Tag Archives: classroom advice

Using and Misusing Averages: The Benefits of Music?

The “10 Minute Rule” tells us that people can’t pay attention to something for longer than ten minutes. As teachers, therefore, we shouldn’t do any one thing for longer than ten minutes. We need to mix it up a bit.



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Does Hands-On Learning Benefit Science Students?

In a recent study, hands-on learning and other inquiry strategies did not help 4th graders master science concepts. The reason? Working memory limitations. Continue reading



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Research on Note-Taking: A Teachable Skill

Over at the Cult of Pedagogy, Jennifer Gonzalez has a FANTASTIC post summarizing lots of research on note-taking. Some headlines: Note-taking is a skill we should teach. Visuals improve notes. Pauses for revision and reflection help a lot. I should



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What’s the Best Timing for Collaborative Learning?

Learning can be a lonely business. Does collaborative learning help students? If yes, what guidelines should teachers follow? Collaborative Learning: Benefits and Detriments Overall, we’ve got lots of research suggesting that collaboration helps students learn. And, happily, it doesn’t cost



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Improve Your Syllabus & Lesson Plan With “Prior Knowledge”

By explicitly including prior knowledge in our lesson plans, we can help students learn new material more effective. And, this effect might explain the syllabus-level benefits of spreading practice out over time: the “spacing effect.” Continue reading



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Don’t Just Do This Thing; Think This Way

Do hard-to-read fonts improve learning? The answer is: that’s the wrong question. Instead, we should ask: how can we set the right level of difficulty as students learn material? And: are hard-to-read fonts a useful tool in getting to that level. Only the classroom teacher can answer those questions. Continue reading



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Just Not a Useful Debate: Learning Styles Theory [Updated]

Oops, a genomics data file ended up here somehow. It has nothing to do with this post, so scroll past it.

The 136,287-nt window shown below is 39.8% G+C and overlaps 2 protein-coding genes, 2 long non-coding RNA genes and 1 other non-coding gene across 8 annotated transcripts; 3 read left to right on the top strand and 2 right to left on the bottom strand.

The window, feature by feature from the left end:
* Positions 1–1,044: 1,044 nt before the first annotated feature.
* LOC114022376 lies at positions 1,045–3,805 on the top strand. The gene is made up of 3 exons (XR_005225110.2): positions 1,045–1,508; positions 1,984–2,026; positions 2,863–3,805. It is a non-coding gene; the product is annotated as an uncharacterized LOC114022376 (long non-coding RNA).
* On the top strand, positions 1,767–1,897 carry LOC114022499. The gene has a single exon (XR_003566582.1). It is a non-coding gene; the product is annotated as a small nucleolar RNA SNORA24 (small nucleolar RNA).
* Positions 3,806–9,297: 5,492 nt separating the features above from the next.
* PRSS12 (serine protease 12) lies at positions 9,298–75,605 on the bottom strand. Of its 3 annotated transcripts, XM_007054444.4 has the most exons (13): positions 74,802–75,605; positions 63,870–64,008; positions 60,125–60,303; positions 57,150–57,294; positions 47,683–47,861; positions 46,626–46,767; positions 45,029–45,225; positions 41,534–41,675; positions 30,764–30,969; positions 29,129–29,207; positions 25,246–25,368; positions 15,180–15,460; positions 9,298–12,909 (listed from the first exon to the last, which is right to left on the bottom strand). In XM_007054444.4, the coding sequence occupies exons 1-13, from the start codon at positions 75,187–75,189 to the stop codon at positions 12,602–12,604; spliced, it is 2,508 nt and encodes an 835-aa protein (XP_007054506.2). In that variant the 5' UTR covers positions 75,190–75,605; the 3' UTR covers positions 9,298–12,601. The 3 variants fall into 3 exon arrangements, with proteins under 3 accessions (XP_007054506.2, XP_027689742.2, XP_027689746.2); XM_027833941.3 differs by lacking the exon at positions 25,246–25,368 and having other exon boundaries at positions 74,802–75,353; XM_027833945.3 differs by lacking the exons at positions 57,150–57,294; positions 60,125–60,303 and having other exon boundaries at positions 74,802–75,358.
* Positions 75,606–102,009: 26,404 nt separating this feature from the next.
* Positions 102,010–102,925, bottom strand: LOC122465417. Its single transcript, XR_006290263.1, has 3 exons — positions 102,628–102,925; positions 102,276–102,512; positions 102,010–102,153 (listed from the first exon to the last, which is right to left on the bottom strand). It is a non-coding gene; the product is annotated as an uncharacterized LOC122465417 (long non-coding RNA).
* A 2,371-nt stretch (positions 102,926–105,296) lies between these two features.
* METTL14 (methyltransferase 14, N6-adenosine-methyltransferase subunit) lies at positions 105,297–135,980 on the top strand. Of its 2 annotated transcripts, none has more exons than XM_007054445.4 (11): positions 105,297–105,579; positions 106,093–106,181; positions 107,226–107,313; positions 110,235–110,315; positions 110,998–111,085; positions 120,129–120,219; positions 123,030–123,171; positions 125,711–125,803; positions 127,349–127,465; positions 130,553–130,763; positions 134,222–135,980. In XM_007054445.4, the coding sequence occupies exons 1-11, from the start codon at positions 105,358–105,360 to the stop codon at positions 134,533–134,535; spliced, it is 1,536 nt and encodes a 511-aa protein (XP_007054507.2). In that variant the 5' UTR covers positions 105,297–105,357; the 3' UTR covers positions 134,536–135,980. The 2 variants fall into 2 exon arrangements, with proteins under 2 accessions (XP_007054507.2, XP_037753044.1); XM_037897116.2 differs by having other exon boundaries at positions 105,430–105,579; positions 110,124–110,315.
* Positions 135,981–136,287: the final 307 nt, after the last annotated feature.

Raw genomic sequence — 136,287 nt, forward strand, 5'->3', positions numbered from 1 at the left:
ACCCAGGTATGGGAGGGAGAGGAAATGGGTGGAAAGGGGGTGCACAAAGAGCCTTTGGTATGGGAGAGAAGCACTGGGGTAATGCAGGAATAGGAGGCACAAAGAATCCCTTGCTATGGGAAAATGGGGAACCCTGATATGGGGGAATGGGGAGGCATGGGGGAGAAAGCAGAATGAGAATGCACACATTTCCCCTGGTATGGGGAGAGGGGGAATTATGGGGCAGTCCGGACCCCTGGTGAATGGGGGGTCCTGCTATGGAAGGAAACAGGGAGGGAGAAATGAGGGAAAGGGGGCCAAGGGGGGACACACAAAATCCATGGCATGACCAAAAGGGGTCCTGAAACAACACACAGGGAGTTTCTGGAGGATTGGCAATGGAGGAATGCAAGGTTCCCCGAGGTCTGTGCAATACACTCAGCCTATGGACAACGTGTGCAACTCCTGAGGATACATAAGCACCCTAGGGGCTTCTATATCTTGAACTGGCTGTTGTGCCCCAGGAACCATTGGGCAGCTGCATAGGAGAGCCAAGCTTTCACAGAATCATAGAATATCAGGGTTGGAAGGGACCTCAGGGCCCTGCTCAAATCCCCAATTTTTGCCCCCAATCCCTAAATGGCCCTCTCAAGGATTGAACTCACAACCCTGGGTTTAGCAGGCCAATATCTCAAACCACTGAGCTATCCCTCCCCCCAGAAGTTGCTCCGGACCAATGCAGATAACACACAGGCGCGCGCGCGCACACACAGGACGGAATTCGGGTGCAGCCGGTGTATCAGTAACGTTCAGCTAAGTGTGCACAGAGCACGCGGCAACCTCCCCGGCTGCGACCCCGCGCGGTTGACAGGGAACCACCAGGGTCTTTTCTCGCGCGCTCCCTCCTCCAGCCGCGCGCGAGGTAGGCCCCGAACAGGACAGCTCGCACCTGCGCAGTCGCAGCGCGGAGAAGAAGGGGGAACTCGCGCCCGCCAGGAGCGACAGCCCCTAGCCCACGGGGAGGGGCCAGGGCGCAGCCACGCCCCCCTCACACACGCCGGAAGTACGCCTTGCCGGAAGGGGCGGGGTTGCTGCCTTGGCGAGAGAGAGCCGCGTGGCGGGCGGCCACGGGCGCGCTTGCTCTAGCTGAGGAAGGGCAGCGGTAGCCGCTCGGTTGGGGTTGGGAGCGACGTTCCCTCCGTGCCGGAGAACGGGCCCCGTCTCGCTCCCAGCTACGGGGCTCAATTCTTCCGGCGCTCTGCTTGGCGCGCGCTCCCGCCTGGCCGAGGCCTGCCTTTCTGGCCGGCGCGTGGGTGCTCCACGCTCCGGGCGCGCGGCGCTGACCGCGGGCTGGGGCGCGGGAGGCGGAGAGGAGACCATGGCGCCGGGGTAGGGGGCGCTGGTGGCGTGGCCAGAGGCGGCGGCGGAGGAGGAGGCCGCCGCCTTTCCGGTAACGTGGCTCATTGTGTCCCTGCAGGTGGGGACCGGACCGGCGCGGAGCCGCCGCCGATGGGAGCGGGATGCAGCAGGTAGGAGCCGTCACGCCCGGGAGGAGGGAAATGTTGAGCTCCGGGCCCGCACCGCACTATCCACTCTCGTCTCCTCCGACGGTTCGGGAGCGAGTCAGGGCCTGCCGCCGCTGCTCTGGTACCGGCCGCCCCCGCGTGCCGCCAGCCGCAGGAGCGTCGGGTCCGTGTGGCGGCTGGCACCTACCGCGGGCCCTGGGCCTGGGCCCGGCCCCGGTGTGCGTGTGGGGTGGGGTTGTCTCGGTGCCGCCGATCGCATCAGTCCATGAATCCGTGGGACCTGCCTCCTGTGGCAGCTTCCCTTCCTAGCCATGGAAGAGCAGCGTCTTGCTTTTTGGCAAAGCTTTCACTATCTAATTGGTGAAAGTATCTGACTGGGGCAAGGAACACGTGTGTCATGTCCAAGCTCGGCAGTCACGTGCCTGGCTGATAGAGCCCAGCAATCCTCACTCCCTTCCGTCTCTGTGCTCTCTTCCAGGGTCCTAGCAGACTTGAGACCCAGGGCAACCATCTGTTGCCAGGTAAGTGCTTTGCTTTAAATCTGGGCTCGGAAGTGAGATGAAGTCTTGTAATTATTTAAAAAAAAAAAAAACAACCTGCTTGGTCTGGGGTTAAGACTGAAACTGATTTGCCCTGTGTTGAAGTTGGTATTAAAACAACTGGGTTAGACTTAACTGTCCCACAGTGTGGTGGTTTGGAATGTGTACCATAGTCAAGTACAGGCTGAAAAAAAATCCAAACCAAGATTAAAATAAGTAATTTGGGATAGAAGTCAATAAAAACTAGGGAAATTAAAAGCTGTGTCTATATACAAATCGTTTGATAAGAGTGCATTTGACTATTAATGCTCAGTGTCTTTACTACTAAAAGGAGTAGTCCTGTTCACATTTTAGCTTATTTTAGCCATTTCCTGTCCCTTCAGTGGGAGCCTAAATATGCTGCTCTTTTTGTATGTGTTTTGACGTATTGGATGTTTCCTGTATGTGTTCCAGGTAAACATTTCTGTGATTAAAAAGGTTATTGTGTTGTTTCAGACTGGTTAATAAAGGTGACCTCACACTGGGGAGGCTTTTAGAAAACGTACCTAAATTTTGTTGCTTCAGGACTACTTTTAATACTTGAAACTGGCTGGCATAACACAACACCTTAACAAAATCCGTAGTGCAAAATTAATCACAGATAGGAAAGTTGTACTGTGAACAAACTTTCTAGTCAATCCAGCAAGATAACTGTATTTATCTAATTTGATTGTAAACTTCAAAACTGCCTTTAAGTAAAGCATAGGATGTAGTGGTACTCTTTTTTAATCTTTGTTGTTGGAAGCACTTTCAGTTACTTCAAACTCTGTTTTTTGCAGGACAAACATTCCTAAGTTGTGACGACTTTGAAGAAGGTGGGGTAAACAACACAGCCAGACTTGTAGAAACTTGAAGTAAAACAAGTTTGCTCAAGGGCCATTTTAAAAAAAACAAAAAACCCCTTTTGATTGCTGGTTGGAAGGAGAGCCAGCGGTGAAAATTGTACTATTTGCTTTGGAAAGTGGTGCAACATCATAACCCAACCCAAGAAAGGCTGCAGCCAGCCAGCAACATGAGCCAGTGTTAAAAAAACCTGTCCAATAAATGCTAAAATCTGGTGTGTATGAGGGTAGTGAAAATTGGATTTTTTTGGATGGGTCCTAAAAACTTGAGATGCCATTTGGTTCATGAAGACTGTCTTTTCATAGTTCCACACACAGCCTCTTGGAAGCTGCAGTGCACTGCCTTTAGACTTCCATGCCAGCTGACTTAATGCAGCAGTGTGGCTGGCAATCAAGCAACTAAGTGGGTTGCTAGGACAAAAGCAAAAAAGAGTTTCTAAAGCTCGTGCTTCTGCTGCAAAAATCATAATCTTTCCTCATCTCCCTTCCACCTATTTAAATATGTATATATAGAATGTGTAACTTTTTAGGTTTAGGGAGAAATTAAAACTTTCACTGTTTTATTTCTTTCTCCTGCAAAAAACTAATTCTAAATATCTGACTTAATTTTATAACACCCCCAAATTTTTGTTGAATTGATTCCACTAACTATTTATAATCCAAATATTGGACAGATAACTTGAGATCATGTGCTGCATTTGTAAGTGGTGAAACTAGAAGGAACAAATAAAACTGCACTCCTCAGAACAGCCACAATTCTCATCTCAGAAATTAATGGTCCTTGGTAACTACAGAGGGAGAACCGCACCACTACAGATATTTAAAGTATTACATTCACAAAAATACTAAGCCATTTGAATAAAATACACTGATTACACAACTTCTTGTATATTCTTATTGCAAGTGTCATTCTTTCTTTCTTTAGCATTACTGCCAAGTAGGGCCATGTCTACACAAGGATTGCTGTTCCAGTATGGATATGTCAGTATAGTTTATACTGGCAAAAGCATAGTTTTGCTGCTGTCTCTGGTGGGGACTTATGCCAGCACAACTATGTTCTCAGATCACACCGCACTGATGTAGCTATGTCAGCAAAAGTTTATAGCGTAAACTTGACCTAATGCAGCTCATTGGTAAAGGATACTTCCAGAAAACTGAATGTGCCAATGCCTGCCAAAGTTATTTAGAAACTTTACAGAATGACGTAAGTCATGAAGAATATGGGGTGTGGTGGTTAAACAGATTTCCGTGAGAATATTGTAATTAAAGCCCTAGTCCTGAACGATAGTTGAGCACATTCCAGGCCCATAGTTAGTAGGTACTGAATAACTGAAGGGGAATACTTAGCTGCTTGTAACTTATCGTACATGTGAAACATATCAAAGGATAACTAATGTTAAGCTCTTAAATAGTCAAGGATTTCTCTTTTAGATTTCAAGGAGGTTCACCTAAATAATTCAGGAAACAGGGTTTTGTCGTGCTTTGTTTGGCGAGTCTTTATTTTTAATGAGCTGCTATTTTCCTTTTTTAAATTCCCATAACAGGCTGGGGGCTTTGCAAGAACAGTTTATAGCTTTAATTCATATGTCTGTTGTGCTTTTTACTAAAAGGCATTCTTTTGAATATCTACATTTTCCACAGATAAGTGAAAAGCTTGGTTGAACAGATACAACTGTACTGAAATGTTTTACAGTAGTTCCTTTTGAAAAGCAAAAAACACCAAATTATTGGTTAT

At one of the first Learning and the Brain conferences I attended, a speaker briefly mentioned that learning styles theory doesn’t have much good evidence to support it. That comment turned into a heated debate. Several attendees asked vexed, unhappy



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Putting Research to Work in the Classroom: Success?

Some study habits have been shown to work in psychology labs. Do they work in college classrooms? A recent study shows that “retrieval practice” clearly helps students learn. The findings on “the spacing effect” are harder to interpret… Continue reading



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The Best Way to Take Notes: More Feisty Debate

When teachers contemplate asking students to take longhand notes, we should think about the level of desirable difficulty this strategy creates. We should also beware the working memory challenges inherent in note-taking, especially on complex material. Continue reading



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The Great Homework Debate: Working Memory Disadvantage?

New research into working memory might give teachers fresh perspective in the great homework debate. Well-designed homework might make new words and concepts easier to learn, because the right kind of practice can reduce differences between high- and low-working-memory students. Continue reading



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